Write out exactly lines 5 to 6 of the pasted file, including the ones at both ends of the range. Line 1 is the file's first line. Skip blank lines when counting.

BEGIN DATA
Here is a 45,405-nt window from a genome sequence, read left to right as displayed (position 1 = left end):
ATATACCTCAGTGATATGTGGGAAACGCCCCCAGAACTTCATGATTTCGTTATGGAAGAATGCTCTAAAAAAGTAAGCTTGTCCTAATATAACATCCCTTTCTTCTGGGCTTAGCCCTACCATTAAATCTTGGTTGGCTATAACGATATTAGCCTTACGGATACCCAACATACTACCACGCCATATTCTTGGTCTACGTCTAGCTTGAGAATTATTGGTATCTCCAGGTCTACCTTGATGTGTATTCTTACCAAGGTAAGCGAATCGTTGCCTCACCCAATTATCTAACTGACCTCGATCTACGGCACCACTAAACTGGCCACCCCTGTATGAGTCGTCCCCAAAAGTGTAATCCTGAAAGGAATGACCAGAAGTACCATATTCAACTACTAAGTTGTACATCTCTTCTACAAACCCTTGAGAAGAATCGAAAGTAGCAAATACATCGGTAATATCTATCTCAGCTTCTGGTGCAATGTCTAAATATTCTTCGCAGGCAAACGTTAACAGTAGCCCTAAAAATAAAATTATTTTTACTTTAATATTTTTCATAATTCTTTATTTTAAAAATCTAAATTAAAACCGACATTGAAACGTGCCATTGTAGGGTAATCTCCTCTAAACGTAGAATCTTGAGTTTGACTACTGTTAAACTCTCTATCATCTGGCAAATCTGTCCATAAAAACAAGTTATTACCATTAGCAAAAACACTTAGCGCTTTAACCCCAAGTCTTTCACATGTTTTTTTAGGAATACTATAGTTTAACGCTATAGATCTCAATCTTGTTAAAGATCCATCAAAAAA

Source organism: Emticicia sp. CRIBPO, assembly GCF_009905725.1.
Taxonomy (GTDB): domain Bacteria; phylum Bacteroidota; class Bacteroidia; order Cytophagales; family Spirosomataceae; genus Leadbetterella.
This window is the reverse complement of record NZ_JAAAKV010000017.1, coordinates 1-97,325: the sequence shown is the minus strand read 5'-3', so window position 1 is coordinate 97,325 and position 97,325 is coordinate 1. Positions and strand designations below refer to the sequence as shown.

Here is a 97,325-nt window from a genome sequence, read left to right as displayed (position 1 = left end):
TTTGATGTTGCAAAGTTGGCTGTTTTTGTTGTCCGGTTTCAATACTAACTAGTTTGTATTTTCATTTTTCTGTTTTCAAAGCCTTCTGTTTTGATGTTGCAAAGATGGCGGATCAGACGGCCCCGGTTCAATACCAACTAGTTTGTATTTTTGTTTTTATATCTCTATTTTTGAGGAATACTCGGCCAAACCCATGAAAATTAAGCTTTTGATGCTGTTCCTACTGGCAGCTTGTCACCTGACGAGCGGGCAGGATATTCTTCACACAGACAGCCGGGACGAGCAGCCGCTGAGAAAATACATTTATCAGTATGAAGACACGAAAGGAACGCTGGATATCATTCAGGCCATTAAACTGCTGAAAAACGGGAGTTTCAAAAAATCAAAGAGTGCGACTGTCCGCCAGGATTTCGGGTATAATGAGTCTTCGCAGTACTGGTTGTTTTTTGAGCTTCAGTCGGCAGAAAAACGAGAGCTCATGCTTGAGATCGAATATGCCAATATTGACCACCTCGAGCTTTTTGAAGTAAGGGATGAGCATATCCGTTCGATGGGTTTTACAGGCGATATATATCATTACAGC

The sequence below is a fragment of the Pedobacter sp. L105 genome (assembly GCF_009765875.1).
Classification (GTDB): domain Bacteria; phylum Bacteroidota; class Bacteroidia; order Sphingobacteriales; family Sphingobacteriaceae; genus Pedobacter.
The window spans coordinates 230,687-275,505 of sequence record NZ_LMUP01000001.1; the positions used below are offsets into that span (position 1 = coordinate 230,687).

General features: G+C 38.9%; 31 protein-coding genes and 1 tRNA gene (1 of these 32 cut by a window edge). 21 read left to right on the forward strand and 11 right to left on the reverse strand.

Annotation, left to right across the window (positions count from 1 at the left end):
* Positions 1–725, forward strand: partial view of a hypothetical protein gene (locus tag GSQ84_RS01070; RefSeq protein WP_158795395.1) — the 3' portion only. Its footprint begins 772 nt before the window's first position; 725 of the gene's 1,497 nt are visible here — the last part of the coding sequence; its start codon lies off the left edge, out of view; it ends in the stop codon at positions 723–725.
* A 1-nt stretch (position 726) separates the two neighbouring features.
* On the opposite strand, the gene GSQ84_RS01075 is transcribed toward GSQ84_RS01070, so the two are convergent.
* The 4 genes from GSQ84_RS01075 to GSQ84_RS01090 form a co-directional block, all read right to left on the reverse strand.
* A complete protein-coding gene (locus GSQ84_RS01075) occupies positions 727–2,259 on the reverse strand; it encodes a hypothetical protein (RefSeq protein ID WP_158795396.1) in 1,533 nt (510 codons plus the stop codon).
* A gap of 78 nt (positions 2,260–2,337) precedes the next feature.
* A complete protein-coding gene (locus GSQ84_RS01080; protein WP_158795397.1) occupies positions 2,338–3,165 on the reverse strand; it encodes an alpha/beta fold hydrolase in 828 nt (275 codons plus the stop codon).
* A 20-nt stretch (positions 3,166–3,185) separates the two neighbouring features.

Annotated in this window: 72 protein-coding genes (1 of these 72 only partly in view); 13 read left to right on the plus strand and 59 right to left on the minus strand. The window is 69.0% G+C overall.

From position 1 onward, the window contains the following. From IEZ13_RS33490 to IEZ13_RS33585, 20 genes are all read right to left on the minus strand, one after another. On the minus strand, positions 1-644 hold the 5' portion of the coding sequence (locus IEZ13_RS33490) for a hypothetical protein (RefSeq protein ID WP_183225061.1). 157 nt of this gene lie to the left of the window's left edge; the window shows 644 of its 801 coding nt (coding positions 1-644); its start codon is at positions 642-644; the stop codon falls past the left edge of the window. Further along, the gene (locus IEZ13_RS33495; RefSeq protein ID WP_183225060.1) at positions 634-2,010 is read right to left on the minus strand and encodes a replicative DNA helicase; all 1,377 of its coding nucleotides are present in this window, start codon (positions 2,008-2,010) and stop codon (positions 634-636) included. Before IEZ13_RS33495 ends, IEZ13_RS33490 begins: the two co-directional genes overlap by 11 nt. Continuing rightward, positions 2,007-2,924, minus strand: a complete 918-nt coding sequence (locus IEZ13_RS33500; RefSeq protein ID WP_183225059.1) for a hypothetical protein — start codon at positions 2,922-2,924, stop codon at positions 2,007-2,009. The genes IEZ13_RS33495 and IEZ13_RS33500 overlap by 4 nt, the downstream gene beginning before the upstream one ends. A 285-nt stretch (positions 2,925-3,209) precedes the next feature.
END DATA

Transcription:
This window is the reverse complement of record NZ_JAAAKV010000017.1, coordinates 1-97,325: the sequence shown is the minus strand read 5'-3', so window position 1 is coordinate 97,325 and position 97,325 is coordinate 1. Positions and strand designations below refer to the sequence as shown.

Here is a 97,325-nt window from a genome sequence, read left to right as displayed (position 1 = left end):